2016-09-06

Cold brew? Really? Yes.

The darling of coffee connoisseurs, just like the flat white and drip filter before it, cold brew is actually a centuries-old brew method. And it’s dirt simple to make.

Cold brew is not the same as iced coffee. It’s better. A lot better. At a super basic level, ground coffee is steeped in cold water for up to 24 hours and filtered to produce a coffee concentrate. It can be served hot or cold. Iced coffee, on the other hand, is just hot coffee served over ice, watered down and bitter. Think of the face you make when you take that first sip, and begin adding sugar immediately. Cold brew has a lot of body, less acidity and more apparent sweetness.

Because it’s brewed in cold water the acids and oils that are extracted with hot water aren’t present, resulting in a cup that isn’t bitter. You may not even need to add sugar. It’s a real contender for your daily brew, whether you’re craving something chilled or not. Cold is just how it’s brewed, not necessarily how it’s served.


A Short History

The Japanese have been cold brewing coffee for centuries. In Japan it’s known as Kyoto coffee. So the story goes, it was introduced to Japan by Dutch traders from Indonesia, who developed it as a way of producing large quantities of portable coffee, which they could later heat or serve cold. Other cold brew genesis theories point to Latin America -- to Peru, Guatemala, and Java. This can’t be a big surprise. Origin aside, coffee concentrates have been brewed by everyone; it was particularly useful in war times. The French were one of the first to serve this concentrate cold in cafes.

Shelf-stable, ready to drink products emerged in the 1960s as other perishables were canned. Now you can buy cold brew like craft beer, even in grocery stores like Whole Foods, and fresh in most cafes.

Try brewing this ancient method yourself. Make it in your kitchen easily within 24 hours, and delight in the smooth, sweet cup whenever you like to drink coffee. You can also try nitrogen cold brew at a cafe, which pours out of a keg. Is it beer, is it coffee? Only you’ll know.


Brewing: Step by Step

Cold brewing is about using time instead of heat to make coffee. The idea is to extract all the bean’s beautiful flavours slowly, steeping the grinds in cold water, then filtering to leave a pure coffee concentrate.

Step 1: Pick your Tools

There are a few ways you can make cold brew, and they’re all low tech. You need very little to brew -- really any glass container, grinds, filtered water, and a sieve.


Step 2: Measure & Grind

Making a stellar cup is all about ratios. And for cold brew, because we’re making a coffee concentrate, the ratio is much lower than normal -- 1:4. For a litre of water you’ll need 250 grams of coffee. For context, most other brew methods use a ratio of 1:15. Cold brew is strong coffee that’s diluted.

For the grind, you want it to be coarse. A burr grinder does this best. After the beans are ground, put the grinds into your container.

Step 3: Pour & Cover

Add cold, filtered water to the container, respecting the 1:4 ratio. Pour slowly in a circular motion, making sure the grounds are completely wet. Mix it up a bit. Gently. Now cover the grounds with plastic wrap and place it in the fridge. The plastic wrap ensures other flavours don’t get into your brew. Some advocate leaving your container at room temperature, but brewing slowly at a lower temperature ensures the natural flavours steep without extracting the acids or oils.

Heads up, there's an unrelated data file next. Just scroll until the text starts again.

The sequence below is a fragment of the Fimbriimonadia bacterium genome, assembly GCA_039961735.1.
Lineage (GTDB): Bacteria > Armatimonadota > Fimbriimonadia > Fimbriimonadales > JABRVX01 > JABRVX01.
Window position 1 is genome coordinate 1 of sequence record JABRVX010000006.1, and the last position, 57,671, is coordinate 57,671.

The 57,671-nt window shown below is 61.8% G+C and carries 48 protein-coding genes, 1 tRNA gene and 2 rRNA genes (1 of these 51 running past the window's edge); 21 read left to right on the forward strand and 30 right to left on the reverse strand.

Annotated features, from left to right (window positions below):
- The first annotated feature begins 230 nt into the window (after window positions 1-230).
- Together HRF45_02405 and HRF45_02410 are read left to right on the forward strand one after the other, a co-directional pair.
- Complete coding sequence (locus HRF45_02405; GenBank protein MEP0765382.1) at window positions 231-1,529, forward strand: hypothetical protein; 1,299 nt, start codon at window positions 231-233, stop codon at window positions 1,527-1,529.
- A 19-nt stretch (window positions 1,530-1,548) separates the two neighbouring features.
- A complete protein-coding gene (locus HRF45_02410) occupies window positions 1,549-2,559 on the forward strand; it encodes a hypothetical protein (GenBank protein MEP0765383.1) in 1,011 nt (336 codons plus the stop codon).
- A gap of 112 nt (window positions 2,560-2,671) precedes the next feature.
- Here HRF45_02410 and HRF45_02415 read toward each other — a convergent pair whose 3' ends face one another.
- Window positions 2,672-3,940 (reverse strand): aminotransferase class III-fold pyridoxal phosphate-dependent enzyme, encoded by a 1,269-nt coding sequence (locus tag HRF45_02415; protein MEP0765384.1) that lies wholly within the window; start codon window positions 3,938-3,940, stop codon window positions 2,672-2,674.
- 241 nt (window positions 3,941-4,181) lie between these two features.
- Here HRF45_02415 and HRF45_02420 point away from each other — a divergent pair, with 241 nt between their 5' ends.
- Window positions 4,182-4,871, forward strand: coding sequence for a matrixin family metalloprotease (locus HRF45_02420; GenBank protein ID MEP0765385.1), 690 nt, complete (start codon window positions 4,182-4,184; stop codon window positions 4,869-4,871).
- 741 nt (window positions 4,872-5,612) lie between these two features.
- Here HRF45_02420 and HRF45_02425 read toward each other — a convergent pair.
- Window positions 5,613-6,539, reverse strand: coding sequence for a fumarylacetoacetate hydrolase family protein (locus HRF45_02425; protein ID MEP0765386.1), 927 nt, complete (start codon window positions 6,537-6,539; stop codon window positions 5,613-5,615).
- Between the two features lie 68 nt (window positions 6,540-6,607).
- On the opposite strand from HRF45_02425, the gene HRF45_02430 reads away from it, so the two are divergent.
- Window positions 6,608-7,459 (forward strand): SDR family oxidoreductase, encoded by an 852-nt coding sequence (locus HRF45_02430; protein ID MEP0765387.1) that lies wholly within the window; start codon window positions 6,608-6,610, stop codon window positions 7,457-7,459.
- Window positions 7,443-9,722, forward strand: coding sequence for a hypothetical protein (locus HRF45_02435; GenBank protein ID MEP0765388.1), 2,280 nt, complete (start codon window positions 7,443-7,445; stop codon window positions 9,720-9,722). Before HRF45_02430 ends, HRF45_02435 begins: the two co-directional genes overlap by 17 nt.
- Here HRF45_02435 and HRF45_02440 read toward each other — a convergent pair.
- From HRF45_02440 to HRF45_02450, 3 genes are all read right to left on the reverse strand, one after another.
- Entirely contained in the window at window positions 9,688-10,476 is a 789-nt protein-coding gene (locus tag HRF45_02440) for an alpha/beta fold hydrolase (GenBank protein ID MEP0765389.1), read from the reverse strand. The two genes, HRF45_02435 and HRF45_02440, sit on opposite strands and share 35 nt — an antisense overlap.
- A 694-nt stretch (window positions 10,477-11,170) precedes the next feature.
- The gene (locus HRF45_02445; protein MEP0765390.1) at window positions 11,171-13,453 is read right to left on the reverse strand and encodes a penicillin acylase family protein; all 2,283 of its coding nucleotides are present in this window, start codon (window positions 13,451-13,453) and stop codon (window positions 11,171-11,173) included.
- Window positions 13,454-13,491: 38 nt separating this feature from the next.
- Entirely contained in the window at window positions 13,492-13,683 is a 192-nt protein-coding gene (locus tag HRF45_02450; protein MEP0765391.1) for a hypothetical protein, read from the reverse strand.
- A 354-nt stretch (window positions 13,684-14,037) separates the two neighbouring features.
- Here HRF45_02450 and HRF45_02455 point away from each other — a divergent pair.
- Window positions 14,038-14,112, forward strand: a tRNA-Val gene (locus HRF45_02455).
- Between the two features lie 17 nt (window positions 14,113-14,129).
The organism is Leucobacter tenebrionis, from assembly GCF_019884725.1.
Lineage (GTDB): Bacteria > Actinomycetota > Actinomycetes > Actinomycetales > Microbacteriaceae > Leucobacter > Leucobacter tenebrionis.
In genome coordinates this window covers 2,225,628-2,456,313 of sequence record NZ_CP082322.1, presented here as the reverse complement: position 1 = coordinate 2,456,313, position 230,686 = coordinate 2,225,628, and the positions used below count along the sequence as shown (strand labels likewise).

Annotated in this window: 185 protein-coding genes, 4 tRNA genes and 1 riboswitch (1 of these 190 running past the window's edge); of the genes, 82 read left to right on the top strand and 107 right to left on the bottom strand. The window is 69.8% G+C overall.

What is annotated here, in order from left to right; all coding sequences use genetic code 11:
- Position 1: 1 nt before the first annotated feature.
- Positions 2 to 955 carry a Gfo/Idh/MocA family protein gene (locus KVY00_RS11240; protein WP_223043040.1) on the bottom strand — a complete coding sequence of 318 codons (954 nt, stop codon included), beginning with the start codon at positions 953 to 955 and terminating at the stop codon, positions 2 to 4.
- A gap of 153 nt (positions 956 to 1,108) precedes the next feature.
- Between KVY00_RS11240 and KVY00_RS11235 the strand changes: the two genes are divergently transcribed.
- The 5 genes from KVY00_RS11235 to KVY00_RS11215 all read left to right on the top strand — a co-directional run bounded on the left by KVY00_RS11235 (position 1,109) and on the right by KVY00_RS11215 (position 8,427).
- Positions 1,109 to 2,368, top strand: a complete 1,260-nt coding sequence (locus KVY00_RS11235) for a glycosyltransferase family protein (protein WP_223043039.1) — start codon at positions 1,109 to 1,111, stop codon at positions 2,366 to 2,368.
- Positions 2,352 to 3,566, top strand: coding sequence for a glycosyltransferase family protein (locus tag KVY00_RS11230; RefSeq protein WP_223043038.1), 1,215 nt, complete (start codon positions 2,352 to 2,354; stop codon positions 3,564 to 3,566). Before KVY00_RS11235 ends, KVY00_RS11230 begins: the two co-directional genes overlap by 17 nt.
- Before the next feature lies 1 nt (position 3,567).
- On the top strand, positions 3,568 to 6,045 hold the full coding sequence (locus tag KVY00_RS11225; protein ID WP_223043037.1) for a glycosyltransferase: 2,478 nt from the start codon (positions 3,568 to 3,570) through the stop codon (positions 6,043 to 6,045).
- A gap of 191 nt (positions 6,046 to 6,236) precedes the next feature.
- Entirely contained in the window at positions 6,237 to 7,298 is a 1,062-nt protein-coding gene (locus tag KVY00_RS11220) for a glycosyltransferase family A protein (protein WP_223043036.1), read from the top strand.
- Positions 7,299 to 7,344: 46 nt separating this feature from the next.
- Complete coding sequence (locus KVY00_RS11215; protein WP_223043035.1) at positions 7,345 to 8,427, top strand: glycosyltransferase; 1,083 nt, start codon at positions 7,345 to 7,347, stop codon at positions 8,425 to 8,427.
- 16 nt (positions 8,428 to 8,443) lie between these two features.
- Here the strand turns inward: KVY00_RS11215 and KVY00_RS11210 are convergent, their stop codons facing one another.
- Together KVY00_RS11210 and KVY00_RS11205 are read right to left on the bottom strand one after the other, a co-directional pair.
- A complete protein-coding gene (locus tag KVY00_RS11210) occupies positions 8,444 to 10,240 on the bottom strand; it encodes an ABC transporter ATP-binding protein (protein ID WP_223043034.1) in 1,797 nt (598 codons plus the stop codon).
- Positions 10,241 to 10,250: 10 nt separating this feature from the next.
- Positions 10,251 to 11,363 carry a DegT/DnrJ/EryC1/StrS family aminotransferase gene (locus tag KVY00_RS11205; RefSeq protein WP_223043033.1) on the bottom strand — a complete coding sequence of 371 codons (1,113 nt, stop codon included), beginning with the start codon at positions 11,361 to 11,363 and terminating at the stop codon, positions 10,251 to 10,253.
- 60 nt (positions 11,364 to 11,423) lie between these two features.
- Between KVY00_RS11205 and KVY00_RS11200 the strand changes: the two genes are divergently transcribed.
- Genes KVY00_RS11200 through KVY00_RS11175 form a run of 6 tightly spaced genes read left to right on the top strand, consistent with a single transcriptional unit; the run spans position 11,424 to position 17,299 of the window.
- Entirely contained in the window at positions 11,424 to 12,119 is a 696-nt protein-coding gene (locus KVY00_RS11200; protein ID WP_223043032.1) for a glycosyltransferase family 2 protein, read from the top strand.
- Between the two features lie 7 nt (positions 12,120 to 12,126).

You can play with time a bit. We like to leave it brewing for a long time, around 20 hours. Brew for at least 14 hours and up to 24.

Step 4: Filter & Store

There’s a lot of options for filtering -- most very basic. You can use an ordinary fine mesh sieve. Filter twice, first to get out the big bits, and again, this time placing a wet coffee filter in the sieve to eliminate the fine sediment. Filtering for the second time will take between 5 and 10 minutes. So don’t worry if it feels like it’s taking forever. Just let it do its thing.

If you’re using a French Press, simply plunge slowly. You can always filter again if you find it’s too grainy.

Once filtered, pour your cold brew in a sealed container and put it in the fridge for up to 2 weeks.

Step 5: Serve

If you’re making an ordinary coffee, dilute the coffee concentrate by half with either hot or cold water, finishing with milk, if you like. Coffee made with hot water has bitter compounds, but cold brew doesn’t, leaving a natural sweetness. This means you probably don’t need to add milk or sugar. You can also add cold brew to a smoothie or use it in a cocktail. Use your imagination!


What’s it taste like?

Naturally sweeter, and rich in flavour without being overwhelming. Why is it sweet? Because the process is far gentler than when you brew with hot water; acids and oils, which produce that bitter taste, aren’t extracted. It is a very smooth cup, highlighting the coffee’s natural flavour profile.


So what are the benefits?

Putting the hype aside, there are some great benefits to drinking cold brew. The biggest benefit is that it has lower acid levels, so it’s going to be easier on your stomach. Basically, you’ll require fewer antacids. It also lasts longer. You can store your cold brew for up to two weeks in the fridge, sipping to your heart’s content.

Tell us about your brew!

Recommended Reading
  • Acidity & Bitterness

    Acidity and bitterness are easily confused. Acidity is perceived as negative. Acidity is actually a... Read More >
  • Brew Guide: Espresso

    Brewing espresso isn’t terribly complex, but a skill many of us don’t have unless we... Read More >
  • From Crop to Cup

    Even though you mostly care about feeling alert and with it after a cup of... Read More >